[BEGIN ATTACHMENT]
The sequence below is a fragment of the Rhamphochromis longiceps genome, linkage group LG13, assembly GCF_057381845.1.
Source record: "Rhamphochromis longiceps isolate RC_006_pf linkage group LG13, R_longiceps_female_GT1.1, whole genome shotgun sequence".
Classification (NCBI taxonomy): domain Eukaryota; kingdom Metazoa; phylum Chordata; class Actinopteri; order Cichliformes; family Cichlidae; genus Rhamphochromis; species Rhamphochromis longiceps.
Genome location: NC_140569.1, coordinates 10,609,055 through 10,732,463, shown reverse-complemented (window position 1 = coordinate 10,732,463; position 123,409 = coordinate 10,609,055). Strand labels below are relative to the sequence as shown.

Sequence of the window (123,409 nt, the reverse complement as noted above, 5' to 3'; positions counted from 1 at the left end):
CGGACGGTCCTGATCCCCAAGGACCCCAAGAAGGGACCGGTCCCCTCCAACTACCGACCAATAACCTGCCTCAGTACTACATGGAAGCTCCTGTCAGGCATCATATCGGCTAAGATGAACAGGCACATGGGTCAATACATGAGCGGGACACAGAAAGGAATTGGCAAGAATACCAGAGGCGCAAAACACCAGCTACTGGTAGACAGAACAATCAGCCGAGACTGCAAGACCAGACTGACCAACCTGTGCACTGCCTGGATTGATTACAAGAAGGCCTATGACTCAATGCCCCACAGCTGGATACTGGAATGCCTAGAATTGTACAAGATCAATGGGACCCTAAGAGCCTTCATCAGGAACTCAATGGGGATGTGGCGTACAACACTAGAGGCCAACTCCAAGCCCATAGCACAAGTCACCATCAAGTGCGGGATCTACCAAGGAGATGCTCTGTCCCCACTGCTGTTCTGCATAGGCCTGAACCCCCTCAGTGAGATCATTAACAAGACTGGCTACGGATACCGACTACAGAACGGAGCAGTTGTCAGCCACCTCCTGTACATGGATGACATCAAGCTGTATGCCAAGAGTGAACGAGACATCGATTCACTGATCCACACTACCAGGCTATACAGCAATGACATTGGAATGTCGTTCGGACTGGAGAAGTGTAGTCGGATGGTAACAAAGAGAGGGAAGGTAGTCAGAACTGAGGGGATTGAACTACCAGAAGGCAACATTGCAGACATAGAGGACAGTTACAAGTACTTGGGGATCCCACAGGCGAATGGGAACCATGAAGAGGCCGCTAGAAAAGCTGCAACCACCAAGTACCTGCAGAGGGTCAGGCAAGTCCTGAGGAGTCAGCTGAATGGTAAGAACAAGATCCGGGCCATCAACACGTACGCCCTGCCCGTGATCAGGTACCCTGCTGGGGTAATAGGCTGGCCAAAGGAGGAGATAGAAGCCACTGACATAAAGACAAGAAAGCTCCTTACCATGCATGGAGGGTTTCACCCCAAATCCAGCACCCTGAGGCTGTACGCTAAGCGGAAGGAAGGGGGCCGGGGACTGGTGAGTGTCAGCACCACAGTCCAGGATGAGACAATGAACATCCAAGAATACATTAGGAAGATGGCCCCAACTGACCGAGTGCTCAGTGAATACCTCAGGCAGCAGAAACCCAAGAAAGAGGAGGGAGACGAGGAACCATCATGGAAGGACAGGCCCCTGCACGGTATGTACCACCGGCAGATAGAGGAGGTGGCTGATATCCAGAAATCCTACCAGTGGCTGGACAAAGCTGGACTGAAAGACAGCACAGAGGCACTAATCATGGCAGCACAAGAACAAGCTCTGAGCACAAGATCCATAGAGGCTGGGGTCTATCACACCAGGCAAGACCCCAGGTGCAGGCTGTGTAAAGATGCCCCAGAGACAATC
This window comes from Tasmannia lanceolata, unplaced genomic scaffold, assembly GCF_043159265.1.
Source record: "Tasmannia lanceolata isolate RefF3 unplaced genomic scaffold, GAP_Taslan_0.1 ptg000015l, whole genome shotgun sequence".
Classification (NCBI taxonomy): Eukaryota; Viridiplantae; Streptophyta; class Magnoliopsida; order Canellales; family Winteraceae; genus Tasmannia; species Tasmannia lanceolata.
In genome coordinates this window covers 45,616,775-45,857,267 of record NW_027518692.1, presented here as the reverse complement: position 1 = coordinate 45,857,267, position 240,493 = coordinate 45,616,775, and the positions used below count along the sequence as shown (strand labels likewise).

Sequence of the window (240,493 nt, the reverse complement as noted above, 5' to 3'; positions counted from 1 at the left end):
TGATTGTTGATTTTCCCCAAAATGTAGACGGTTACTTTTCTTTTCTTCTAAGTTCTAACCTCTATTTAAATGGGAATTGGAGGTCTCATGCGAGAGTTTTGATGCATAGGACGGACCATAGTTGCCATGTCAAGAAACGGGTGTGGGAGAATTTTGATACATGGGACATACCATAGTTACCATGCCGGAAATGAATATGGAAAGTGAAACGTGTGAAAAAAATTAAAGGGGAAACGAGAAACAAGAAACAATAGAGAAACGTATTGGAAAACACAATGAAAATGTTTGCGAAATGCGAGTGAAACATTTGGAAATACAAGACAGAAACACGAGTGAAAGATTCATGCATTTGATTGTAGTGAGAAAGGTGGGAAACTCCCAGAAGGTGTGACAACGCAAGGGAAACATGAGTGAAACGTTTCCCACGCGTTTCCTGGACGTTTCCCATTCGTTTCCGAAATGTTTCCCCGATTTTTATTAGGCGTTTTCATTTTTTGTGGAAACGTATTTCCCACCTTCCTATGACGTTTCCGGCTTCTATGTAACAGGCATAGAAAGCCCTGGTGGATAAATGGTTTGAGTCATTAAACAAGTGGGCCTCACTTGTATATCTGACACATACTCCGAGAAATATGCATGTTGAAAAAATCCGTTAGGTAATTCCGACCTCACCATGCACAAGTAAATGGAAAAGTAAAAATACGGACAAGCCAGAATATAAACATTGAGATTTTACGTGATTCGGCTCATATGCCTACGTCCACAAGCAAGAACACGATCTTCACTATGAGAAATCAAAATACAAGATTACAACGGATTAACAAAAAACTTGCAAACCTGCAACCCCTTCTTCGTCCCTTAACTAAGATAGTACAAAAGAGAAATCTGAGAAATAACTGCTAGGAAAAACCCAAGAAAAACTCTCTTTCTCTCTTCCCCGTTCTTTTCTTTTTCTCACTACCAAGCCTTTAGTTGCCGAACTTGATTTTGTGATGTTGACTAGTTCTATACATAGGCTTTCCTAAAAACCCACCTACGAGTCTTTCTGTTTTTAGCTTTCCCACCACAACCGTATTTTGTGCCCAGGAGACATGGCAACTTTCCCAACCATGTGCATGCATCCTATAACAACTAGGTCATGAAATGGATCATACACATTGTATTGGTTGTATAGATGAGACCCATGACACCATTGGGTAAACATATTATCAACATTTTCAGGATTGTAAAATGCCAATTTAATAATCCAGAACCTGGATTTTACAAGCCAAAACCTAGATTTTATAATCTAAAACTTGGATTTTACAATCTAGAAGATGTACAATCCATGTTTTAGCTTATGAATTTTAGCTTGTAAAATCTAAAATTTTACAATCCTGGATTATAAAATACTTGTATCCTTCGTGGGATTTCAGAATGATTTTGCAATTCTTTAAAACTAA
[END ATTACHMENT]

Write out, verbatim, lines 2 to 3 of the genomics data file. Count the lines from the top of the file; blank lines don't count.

Source record: "Rhamphochromis longiceps isolate RC_006_pf linkage group LG13, R_longiceps_female_GT1.1, whole genome shotgun sequence".
Classification (NCBI taxonomy): domain Eukaryota; kingdom Metazoa; phylum Chordata; class Actinopteri; order Cichliformes; family Cichlidae; genus Rhamphochromis; species Rhamphochromis longiceps.